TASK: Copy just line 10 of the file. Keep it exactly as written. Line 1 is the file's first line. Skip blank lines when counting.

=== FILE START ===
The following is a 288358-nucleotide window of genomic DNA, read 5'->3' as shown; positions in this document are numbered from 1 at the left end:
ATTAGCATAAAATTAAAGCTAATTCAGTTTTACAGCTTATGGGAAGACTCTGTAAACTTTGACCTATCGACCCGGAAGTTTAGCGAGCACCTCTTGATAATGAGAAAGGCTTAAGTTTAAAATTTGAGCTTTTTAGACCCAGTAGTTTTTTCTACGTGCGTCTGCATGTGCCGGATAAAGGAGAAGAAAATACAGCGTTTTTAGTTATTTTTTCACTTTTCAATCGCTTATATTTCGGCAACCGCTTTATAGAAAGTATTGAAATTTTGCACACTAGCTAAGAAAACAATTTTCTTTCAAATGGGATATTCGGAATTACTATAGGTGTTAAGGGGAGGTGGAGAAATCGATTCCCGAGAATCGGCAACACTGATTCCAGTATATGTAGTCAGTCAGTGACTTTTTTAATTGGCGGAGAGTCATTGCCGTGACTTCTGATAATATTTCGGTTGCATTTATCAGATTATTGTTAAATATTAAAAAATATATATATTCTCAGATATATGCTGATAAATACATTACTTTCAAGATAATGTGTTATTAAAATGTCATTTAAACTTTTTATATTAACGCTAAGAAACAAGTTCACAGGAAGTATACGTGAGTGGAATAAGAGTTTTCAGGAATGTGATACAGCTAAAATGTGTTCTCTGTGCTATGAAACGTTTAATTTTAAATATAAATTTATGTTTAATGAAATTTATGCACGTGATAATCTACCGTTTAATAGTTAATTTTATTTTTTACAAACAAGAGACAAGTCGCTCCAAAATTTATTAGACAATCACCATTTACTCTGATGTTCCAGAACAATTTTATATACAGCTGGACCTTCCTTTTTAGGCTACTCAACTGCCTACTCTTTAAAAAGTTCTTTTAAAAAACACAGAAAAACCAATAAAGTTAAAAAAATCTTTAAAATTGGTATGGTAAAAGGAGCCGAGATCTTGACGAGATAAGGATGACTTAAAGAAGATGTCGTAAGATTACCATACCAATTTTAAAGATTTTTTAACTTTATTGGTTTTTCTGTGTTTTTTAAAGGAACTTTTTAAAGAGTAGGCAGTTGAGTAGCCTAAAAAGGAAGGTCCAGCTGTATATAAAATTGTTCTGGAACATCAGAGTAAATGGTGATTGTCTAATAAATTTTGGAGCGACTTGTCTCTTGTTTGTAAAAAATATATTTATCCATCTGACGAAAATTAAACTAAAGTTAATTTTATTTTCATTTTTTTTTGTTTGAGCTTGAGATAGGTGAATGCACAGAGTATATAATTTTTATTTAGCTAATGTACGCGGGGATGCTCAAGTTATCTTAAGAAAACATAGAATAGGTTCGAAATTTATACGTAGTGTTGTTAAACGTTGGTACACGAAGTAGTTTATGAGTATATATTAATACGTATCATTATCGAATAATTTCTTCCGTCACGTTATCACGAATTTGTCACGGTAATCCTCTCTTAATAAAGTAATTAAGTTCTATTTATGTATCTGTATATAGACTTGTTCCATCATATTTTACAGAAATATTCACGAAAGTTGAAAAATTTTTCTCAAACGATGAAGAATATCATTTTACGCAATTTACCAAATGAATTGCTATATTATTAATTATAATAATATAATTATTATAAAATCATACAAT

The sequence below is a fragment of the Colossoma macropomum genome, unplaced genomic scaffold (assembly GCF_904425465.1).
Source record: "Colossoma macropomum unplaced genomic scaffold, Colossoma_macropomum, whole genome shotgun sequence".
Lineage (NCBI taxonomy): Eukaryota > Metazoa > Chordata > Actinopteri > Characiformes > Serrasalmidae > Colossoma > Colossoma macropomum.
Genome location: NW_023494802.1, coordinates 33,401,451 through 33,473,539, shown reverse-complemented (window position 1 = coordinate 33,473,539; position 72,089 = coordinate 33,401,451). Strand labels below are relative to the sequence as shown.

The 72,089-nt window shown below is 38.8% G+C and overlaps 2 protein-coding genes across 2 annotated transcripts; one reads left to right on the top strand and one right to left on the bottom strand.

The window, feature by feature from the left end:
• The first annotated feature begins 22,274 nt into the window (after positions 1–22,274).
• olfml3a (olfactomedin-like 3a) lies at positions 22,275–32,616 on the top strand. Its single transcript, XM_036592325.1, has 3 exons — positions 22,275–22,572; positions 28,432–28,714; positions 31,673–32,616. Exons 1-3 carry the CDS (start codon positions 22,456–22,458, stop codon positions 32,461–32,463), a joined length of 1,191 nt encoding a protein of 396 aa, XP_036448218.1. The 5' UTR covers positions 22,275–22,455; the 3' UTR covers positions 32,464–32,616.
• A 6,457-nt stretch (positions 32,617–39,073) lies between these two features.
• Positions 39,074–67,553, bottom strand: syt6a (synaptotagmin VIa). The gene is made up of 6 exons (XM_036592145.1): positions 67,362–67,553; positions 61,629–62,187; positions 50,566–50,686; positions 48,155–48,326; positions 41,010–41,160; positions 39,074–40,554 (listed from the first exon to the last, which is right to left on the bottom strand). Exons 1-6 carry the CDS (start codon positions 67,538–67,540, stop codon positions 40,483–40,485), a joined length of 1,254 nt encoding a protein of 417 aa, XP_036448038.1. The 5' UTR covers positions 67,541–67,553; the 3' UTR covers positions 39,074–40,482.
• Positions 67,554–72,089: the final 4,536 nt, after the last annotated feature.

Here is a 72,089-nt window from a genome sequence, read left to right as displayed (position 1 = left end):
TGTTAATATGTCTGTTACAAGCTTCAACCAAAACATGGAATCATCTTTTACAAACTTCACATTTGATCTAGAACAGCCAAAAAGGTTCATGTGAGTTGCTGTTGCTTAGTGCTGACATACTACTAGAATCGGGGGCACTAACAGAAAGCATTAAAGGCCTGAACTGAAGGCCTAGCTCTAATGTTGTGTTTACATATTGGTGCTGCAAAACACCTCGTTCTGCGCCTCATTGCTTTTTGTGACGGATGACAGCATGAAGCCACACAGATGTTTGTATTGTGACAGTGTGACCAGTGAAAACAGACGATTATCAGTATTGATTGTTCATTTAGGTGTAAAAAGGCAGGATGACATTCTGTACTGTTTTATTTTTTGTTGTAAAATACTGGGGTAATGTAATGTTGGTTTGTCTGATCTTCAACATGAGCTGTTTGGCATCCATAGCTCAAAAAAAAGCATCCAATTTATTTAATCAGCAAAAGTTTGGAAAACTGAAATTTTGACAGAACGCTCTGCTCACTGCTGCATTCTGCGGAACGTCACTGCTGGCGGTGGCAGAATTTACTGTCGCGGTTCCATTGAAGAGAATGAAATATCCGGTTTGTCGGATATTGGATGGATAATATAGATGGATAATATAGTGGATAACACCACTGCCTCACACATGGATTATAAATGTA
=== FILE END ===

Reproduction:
• olfml3a (olfactomedin-like 3a) lies at positions 22,275–32,616 on the top strand. Its single transcript, XM_036592325.1, has 3 exons — positions 22,275–22,572; positions 28,432–28,714; positions 31,673–32,616. Exons 1-3 carry the CDS (start codon positions 22,456–22,458, stop codon positions 32,461–32,463), a joined length of 1,191 nt encoding a protein of 396 aa, XP_036448218.1. The 5' UTR covers positions 22,275–22,455; the 3' UTR covers positions 32,464–32,616.